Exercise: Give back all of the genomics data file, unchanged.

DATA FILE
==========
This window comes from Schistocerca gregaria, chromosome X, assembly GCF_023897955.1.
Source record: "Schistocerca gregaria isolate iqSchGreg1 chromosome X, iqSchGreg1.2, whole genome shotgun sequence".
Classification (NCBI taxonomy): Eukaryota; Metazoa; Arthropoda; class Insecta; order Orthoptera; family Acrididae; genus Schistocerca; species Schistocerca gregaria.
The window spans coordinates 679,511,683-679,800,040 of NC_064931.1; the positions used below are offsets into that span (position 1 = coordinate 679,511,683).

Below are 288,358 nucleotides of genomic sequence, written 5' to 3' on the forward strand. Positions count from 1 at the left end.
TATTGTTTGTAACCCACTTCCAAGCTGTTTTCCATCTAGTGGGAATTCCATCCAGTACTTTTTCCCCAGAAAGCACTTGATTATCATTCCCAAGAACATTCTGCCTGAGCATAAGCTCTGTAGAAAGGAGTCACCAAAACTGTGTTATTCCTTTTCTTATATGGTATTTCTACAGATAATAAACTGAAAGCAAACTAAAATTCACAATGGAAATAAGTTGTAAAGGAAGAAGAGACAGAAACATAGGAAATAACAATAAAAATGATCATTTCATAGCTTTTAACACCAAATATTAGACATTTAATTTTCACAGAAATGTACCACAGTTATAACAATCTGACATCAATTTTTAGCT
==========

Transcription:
This window comes from Schistocerca gregaria, chromosome X, assembly GCF_023897955.1.
Source record: "Schistocerca gregaria isolate iqSchGreg1 chromosome X, iqSchGreg1.2, whole genome shotgun sequence".
Classification (NCBI taxonomy): Eukaryota; Metazoa; Arthropoda; class Insecta; order Orthoptera; family Acrididae; genus Schistocerca; species Schistocerca gregaria.
The window spans coordinates 679,511,683-679,800,040 of NC_064931.1; the positions used below are offsets into that span (position 1 = coordinate 679,511,683).

Below are 288,358 nucleotides of genomic sequence, written 5' to 3' on the forward strand. Positions count from 1 at the left end.
TATTGTTTGTAACCCACTTCCAAGCTGTTTTCCATCTAGTGGGAATTCCATCCAGTACTTTTTCCCCAGAAAGCACTTGATTATCATTCCCAAGAACATTCTGCCTGAGCATAAGCTCTGTAGAAAGGAGTCACCAAAACTGTGTTATTCCTTTTCTTATATGGTATTTCTACAGATAATAAACTGAAAGCAAACTAAAATTCACAATGGAAATAAGTTGTAAAGGAAGAAGAGACAGAAACATAGGAAATAACAATAAAAATGATCATTTCATAGCTTTTAACACCAAATATTAGACATTTAATTTTCACAGAAATGTACCACAGTTATAACAATCTGACATCAATTTTTAGCT